You can swim in any lane that has not been taken by another swimmer.
It is not necessary to swim with someone to finish your race.
If you do choose to swim with someone else, you must stay in the same lane and finish together.
The object of the race is to swim as fast as possible from one end of the pool to another.
The object of the race is to swim as fast as possible from one end of the pool to another. There are no turns or stops allowed, so you’ll have to do all your swimming in one continuous motion.
Don’t worry about how others are doing: They might be fast at it, but this isn’t a competition between swimmers; it’s more about who can get across first. Try not to think about whether or not your time will beat everyone else’s–just focus on getting out there and trying hard!
If you want to compete in a large pool, you need to know these rules!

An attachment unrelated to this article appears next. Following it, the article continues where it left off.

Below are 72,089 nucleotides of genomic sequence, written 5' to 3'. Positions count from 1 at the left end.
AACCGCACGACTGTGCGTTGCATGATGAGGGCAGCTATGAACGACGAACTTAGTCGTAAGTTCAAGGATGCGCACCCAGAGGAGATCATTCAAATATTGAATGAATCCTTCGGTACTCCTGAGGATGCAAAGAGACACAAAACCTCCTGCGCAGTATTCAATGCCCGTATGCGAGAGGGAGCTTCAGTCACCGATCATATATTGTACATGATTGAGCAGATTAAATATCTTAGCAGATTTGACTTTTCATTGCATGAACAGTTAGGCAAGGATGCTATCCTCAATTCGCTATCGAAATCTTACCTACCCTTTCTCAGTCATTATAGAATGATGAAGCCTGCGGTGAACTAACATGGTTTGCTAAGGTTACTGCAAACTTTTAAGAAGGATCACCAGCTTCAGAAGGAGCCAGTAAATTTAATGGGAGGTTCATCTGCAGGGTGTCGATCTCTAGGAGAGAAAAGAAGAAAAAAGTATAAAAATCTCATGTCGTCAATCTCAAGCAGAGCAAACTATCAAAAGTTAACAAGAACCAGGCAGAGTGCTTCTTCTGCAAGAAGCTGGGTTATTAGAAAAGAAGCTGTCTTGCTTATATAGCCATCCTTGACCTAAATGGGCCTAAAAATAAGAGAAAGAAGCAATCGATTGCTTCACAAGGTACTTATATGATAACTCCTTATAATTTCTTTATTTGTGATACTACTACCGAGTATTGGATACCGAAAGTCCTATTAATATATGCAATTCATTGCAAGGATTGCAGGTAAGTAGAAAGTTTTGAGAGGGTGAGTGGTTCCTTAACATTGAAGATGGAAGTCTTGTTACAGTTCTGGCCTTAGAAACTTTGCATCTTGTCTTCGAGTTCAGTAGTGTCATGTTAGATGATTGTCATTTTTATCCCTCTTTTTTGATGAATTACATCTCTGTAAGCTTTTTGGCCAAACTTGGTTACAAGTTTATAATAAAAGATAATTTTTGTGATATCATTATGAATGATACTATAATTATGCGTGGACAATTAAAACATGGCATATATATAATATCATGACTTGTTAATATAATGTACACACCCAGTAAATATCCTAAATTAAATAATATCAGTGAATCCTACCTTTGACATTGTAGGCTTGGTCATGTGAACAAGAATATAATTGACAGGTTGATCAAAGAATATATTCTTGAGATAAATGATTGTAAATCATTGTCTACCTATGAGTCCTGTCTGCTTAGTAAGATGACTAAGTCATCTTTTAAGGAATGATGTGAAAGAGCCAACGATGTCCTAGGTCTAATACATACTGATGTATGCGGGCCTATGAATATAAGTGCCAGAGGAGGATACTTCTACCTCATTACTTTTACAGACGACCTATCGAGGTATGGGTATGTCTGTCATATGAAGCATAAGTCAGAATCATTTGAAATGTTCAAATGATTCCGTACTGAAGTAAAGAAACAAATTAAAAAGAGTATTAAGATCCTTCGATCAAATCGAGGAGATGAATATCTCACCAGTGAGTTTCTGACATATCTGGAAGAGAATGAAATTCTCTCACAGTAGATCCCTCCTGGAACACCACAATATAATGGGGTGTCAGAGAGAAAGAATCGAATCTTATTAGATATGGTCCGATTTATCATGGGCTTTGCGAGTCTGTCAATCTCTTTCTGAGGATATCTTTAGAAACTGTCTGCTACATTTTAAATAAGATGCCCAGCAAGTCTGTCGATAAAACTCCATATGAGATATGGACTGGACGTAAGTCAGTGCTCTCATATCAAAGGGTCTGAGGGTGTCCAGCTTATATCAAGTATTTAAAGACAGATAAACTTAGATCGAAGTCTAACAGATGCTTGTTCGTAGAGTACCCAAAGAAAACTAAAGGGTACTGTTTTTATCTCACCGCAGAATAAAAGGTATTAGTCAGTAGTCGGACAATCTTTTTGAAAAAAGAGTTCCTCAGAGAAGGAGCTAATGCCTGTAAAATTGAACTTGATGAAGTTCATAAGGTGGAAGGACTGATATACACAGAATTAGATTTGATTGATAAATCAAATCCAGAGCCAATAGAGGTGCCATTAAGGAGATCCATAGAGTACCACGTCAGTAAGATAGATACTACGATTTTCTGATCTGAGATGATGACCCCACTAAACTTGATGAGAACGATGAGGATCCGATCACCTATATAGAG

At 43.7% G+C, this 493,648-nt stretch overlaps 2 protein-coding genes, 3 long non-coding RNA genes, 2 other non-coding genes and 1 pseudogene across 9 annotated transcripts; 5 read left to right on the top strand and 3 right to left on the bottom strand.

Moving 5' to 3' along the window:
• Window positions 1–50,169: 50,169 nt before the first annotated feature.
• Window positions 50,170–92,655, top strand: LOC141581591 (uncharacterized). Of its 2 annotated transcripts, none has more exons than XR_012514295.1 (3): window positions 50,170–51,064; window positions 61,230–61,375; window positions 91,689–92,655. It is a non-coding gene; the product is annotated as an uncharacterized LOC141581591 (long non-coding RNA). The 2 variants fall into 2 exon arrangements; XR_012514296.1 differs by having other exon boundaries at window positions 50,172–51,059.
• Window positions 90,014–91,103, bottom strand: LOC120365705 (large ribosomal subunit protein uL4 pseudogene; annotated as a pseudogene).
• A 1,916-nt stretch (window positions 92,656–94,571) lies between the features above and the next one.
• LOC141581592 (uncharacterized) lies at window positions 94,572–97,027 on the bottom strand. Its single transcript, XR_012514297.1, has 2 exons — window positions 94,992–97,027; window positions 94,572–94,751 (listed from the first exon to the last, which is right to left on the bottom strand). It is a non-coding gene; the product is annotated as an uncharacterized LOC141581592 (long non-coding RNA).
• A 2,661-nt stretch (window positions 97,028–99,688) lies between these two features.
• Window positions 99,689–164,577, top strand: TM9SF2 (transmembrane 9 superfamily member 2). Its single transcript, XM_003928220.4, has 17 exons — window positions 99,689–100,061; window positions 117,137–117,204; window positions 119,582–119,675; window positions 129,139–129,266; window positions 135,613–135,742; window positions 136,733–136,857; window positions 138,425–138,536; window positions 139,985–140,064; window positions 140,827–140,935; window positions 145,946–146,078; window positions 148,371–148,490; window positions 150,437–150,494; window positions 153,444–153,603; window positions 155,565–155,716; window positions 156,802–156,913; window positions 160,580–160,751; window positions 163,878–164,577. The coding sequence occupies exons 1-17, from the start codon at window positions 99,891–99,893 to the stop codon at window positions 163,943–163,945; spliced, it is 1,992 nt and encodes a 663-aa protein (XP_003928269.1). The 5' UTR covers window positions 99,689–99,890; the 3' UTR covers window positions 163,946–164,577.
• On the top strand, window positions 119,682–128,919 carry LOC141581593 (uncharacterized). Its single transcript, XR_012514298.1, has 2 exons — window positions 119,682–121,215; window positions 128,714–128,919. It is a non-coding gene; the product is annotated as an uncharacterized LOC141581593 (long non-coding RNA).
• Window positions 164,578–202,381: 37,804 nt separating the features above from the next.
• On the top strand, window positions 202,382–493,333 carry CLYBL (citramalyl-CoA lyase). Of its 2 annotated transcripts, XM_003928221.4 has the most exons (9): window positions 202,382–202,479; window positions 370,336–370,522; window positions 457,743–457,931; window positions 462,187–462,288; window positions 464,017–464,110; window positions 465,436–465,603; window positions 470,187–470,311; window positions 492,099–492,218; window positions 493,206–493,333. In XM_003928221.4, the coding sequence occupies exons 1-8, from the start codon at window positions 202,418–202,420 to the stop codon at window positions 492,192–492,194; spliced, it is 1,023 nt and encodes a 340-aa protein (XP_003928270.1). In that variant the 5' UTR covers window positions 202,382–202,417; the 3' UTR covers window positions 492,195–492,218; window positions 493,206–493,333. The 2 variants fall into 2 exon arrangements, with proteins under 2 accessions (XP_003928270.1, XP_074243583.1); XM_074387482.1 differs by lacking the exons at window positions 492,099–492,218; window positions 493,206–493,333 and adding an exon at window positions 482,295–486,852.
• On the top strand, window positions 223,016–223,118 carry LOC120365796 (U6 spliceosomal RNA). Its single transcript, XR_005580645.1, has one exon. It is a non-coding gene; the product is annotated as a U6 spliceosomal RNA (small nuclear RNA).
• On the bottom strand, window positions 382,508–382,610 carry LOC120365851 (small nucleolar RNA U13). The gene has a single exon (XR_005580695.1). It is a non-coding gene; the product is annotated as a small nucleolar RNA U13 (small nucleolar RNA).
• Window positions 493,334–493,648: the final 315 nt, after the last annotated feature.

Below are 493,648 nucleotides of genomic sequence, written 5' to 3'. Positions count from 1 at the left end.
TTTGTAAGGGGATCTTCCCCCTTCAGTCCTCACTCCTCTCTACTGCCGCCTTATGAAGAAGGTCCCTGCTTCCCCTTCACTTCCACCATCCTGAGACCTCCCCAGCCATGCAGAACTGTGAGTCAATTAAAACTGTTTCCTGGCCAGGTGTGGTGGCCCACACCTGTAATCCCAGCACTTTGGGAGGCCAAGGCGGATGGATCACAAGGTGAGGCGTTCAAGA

- First of all, there are a few different classes of pools: Open and Closed. The difference between the two is that an open pool allows anyone who wants to swim in it but doesn’t have any official membership or pay any fees; whereas closed pools require memberships and fees before anyone can enter. This can be confusing because some pools are open while others aren’t–but don’t worry: we’ve got your back here at [INSERT NAME].
- Another thing that separates open from closed pools is whether or not they allow dolphin racing (also known as “sub-aqua”). Dolphin racing involves two teams of swimmers swimming around each other without touching their hands together; each team tries hard not only not miss their target but also keep up with the speed required for victory! It’s basically like synchronized swimming meets soccer matches without referees–and we love it!
- And lastly…we’re sure everyone knows how important being nice is when competing against other people so let us give some advice: always smile even if someone makes fun of your race costume …
We hope this article has helped you to understand the rules of competitive swimming and how they can help you reach your goals. If you want to learn more, check out our blog post on competitive swimming!